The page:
Bank of Thailand ties with Giesecke+Devrient to create CBDC prototype
- Bank of Thailand has dedicated £226,568.00 toward funding this project to completion.
- This partnership will see G+D use its Filia solution to help BoT design and customize its CBDC.
- Before this, BoT partnered with ConsenSys, Siam Cement Group, and DV to create a retail CBDC.
The Bank of Thailand (BoT) has joined hands with German technology firm Giesecke+Devrient (G+D) for the creation of a central bank-issued digital currency (CBDC). A report unveiled this news earlier today noting, that the central bank had procured G+D’s services after issuing the company a letter of invitation. Reportedly, BoT has set aside $320,000 (£226,568.00) for this project.
According to the report, the aforementioned amount should cover taxes, transportation, and registration fees, among other expenses. Through this move, the central bank has inched closer towards its mission of issuing a CBDC in the next three to five years. While BoT did not disclose why it partnered with G+D for the development of its Proof-of-Concept (PoC) CBDC, it is probably because the company has been in the CBDC-development space for quite a while.
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This news comes after BoT teamed up with ConsenSys, Siam Cement Group, and its subsidiary Digital Ventures (DV) in 2020 to roll out a retail CBDC. In April this year, BoT’s assistant governor, Vachira Arromdee, announced that the bank had started accepting public feedback on its retail CBDC until June 15.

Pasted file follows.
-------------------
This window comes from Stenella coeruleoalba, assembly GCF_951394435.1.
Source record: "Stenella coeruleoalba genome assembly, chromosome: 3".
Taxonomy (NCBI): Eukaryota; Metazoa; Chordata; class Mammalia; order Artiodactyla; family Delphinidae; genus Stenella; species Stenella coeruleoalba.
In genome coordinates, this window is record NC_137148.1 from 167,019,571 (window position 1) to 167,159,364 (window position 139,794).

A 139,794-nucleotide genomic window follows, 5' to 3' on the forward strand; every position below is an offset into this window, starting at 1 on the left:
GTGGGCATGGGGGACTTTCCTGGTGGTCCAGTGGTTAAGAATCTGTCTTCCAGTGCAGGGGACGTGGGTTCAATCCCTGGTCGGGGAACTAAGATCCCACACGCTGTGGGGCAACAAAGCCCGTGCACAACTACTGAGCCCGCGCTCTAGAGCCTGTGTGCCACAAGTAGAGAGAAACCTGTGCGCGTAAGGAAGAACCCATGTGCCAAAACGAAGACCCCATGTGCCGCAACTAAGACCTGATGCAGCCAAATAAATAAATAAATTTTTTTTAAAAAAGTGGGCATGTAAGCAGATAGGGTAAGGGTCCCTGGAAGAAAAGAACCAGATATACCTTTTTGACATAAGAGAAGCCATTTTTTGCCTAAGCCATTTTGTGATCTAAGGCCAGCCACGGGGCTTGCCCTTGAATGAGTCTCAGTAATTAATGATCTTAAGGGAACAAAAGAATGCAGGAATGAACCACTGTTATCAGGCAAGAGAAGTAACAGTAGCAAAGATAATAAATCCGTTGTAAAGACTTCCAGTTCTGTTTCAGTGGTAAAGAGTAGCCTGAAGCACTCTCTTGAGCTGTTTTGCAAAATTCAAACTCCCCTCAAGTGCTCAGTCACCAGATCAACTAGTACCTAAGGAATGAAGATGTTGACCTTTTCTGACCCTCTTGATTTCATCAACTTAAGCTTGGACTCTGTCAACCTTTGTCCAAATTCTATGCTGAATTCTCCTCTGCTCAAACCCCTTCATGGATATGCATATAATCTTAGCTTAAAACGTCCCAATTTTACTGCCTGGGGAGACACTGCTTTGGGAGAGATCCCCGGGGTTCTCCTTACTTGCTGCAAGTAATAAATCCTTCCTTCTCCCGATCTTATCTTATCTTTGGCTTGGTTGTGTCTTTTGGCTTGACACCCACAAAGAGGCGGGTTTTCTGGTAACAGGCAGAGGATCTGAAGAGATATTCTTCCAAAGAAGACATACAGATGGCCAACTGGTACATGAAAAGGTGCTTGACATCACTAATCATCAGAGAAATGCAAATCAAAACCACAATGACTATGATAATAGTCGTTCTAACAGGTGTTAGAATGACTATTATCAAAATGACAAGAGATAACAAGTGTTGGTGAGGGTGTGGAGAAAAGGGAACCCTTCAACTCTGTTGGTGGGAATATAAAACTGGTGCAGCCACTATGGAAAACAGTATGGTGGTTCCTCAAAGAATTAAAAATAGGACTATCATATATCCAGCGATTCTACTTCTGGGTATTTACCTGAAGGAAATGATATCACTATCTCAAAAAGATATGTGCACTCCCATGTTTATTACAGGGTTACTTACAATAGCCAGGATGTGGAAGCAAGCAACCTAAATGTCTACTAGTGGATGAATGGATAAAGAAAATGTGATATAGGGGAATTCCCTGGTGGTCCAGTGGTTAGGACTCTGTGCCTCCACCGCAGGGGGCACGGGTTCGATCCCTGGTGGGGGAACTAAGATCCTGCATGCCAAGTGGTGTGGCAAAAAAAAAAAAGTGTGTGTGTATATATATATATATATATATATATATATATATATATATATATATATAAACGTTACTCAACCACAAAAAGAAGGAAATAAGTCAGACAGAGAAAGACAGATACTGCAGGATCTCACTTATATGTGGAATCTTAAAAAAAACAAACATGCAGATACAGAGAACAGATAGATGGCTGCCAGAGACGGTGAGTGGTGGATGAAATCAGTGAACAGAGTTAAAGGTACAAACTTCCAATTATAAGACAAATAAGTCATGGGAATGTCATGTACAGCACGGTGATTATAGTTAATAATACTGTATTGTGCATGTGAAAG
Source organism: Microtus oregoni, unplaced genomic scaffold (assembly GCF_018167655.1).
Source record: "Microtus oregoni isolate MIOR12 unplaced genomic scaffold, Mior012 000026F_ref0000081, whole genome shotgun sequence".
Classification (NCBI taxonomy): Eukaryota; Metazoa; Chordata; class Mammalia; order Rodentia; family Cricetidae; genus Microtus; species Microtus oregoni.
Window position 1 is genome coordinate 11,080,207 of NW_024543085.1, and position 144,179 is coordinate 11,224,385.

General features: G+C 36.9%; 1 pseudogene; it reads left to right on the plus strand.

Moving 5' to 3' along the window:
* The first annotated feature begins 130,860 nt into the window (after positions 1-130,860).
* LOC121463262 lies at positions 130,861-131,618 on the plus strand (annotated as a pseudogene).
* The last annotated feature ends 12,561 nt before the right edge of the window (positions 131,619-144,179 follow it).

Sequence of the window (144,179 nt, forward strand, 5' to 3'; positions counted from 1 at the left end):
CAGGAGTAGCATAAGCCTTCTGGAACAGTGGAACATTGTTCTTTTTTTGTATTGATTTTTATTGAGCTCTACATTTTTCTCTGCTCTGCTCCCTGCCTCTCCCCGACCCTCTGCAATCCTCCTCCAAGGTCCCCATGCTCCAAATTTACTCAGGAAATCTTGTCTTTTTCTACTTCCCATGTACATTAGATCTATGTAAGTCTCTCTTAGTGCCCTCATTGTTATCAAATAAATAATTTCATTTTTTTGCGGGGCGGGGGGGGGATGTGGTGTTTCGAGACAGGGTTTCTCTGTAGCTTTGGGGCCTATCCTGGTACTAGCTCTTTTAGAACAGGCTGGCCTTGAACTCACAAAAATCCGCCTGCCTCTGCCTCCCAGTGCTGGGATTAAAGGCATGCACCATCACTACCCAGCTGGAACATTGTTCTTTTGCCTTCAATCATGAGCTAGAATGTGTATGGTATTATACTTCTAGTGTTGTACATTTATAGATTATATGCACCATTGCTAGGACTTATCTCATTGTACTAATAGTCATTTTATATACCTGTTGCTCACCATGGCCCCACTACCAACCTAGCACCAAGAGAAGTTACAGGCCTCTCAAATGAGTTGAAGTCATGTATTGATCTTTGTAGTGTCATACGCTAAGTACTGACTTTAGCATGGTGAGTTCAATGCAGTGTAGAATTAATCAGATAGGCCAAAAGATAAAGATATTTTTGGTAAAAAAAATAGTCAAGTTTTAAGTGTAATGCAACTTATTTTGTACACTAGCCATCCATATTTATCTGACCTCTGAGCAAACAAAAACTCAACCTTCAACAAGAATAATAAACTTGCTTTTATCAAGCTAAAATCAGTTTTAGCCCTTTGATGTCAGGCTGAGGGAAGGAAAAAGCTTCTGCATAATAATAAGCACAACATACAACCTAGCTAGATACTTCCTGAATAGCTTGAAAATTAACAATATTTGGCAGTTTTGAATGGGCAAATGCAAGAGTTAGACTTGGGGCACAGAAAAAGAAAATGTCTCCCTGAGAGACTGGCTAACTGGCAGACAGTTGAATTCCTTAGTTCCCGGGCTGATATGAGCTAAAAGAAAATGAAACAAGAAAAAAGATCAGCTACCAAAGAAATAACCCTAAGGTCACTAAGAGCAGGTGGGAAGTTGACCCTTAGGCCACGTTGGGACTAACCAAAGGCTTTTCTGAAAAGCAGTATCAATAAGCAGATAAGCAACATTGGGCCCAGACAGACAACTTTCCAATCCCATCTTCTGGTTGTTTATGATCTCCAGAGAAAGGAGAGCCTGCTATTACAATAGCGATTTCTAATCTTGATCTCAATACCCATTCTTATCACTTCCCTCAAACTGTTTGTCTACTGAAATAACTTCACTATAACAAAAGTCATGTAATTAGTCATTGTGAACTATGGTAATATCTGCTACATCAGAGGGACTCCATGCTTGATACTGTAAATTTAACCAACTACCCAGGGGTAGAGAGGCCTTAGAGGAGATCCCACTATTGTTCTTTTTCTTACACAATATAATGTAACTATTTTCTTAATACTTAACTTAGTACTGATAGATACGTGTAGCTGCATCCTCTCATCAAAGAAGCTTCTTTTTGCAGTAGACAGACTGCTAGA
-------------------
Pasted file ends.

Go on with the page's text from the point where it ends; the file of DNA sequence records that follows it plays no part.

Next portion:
On top of both fiats and CBDCs
G+D leverages its Filia solution to help simplify the launch of CBDCs. According to the company, Filia offers users privacy and meets the required compliance requirements of the central bank. As such, the solution kills two birds with the same stone, seeing as it offers the privacy of cryptocurrencies while helping central banks thwart money laundering or tax evasion. Apart from this, Filia also gives central banks an option to choose between using a centralized database or the blockchain for their CBDCs.
While G+D has made a name for itself in the CBDC space, its primary business is assisting central banks to manage banknotes. Reportedly, this business unit accounted for 45% of the company’s $2.80 billion (£1.98 billion) revenue in the past year. The company also has its toes dipped in mobile security, digital identity, and infrastructure security. Combined with CBDC expertise, these features easily attract central banks to work with the firm.
While Thailand occupies the 25th spot, regarding GBP, its CBDC research is quite significant. At the moment, a host of leading nations, including the US, don’t have solid CBDC plans. Apart from Thailand, only a handful of other countries in the world are testing CBDCs, with China and Sweden achieving significant milestones.